Three potential areas in Fayette County identified for growth expansion. What happens next

A group tasked with identifying up to 5,000 acres for potential expansion of Lexington’s growth boundary has narrowed the search to areas near Athens Boonesboro Road and Winchester Road, and land near the Blue Grass Airport and Man O War.

The Urban Growth Management Advisory Committee, made up of four council members and 11 citizens, started meeting in early August to identify 2,700-5,000 acres that could be added to the city’s growth boundary. The boundary has not been moved since the last expansion in 1996 when 5,400 acres was added.

Using sewerability studies and other criteria (including, but not limited to, closeness to the current boundary, proximity to protected farmland, available roads in the area and developable land), the group has narrowed the possible expansion areas to three main areas. The largest is approximately 3,000 acres in the area between Winchester Road, I-75, I-64 and North Cleveland Road.

Other areas that could be added include areas off of Man O War, Parkers Mill Road and Bowman Mill Road, which is approximately 920 acres. The area on Athens Boonesboro Road and I-75 is approximately 886 acres.

In total, the areas being considered equal 4,837 gross acres.

On Tuesday, the group did not make any final decisions on what areas will be forwarded to the planning commission, which will make the final determination.

The group is expected to continue discussions Sept. 5. A public hearing is tentatively scheduled for 6 p.m. Sept. 12 where the public will be able to weigh in.

However, the land use group Fayette Alliance and several private citizens have filed a lawsuit challenging the expansion of the urban service boundary. That group is also asking a Fayette Circuit judge to stop the work of the Urban Growth Management Advisory Committee until the lawsuit challenging the Lexington-Fayette Urban County Council vote to expand the urban service area has been decided.

What about costs?

A new sewerability study estimated the costs to expand sewer to certain areas could be in the hundreds of millions of dollars.

Estimates for the committee’s identified areas will have to be completed by a consultant and likely won’t be ready for a few weeks, said Charlie Martin, director of the division of water quality.

For example, one area between Winchester and Royster roads could cost as much as $296 million to put in all the sewer infrastructure needed to develop that area, according to the sewerabilty study.

The costs are dependent on whether the area would need more city sewer infrastructure such as pump stations and new main-line pipes.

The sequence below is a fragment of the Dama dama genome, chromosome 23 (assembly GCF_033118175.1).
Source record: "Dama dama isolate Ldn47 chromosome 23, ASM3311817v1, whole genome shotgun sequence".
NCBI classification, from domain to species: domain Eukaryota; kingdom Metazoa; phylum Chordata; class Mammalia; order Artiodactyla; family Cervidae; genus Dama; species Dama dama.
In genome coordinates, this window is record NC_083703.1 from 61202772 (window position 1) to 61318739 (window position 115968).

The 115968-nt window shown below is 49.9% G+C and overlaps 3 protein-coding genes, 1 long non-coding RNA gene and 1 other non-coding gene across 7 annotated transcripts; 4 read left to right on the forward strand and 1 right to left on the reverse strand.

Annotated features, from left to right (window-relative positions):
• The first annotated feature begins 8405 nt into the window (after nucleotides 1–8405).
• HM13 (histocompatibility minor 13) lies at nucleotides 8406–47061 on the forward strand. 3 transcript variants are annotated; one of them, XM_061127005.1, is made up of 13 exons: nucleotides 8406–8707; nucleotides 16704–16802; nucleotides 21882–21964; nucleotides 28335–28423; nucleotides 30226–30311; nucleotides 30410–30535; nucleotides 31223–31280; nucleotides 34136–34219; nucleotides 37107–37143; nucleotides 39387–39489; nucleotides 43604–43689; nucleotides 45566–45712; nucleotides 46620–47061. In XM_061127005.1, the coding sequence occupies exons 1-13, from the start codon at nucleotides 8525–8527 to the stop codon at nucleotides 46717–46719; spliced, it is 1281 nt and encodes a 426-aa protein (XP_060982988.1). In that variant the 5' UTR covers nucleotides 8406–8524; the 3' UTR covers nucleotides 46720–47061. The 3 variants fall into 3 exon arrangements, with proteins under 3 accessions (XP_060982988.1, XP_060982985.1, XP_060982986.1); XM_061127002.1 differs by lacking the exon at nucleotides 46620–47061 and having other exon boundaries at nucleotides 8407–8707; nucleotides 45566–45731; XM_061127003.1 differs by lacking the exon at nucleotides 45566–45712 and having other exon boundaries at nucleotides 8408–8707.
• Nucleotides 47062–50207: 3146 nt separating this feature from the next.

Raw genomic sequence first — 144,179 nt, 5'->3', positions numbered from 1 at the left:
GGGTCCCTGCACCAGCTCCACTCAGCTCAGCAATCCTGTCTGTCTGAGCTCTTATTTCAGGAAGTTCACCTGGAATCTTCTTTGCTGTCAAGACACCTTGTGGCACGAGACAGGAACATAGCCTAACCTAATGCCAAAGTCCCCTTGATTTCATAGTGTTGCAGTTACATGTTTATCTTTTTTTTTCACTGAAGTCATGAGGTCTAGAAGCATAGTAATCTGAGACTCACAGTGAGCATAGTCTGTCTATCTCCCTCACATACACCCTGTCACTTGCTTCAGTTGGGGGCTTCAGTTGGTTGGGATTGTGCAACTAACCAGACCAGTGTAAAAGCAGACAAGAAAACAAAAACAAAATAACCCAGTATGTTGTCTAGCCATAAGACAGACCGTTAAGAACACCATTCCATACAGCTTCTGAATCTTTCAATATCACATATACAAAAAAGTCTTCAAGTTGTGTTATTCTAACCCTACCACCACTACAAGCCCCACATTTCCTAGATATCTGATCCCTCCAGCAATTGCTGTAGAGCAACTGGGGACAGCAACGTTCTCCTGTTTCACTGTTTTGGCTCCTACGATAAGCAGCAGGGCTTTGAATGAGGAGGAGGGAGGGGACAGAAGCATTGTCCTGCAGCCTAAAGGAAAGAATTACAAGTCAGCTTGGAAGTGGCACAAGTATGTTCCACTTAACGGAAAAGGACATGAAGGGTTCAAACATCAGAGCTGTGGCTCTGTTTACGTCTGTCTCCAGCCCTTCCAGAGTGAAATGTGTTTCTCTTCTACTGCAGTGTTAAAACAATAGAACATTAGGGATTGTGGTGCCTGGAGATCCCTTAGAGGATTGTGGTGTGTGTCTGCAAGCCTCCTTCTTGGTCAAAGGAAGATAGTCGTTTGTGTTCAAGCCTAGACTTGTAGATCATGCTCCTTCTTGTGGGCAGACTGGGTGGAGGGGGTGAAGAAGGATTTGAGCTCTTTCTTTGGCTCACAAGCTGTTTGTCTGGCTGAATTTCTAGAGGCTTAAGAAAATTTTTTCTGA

But the other costs to expand in certain areas aren’t known right now, said Councilwoman Kathy Plomin, who serves on the committee and represents the rural area.

“There are a lot of two-lane roads out there that can’t accommodate the traffic,” Plomin said. Maintaining and building roads is costly, she said.

John Phillips, another committee member, agreed.

Sewer costs are only part of the equation. The city will need more police officers, fire stations and possibly firefighters as well as more employees in streets and sanitation.

“Nobody is asking, ‘How much this is going to cost?’” Phillips said. The city is struggling to find enough police officers right now, Phillips said.

Planning Director Jim Duncan said the costs associated with expanding the urban service area will come during the master planning process. That process must be completed by October 2024, according to resolutions passed by the council.

PDR Farm at 6284 Russell Cave Rd. in Lexington, Ky., Monday, August 15, 2016.
PDR Farm at 6284 Russell Cave Rd. in Lexington, Ky., Monday, August 15, 2016.

Affordable housing

Others said some areas the group is considering will not be suitable for affordable housing.

Zach Worsham, an affordable housing developer, said federal agencies do not approve funding for affordable housing near airports, which would rule out the approximately 920 acres along Man O War and and Parkers Mill Road.

Worsham also said much of the housing in that area is also expensive, large homes.

Worsham said it’s typically easier to put affordable housing near other affordable housing because there is less push back from neighbors. However, any expansion of the urban service boundary will hopefully decrease land prices, which will hopefully translate to more affordable housing.

When the council voted in June to expand the urban service area, it emphasized the need for more affordable housing and housing of all types. The motion came after many criticized the council for moving to expand without having any plans in place to ensure affordable housing is built in the expansion area.

In the 1996 expansion area, only single-family market rate homes have been built. There are two affordable apartment complexes in the expansion area. A little less than half of the 5,400 acres have not yet been developed.

During Tuesday’s meeting, committee members also struggled with whether they should include gross acres — the total number of acres in an area — or net acres. Net acres removes land that can’t be built on like floodplains and government land, including schools.

The group ultimately decided to go with up to 5,000 gross acres but not less than 2,700 net acres.

The planning staff will also return Sept. 5 with more information about each area including what land in those areas is vacant and available for development.

To find more information about the areas considered for expansion, including detailed maps of each area, go to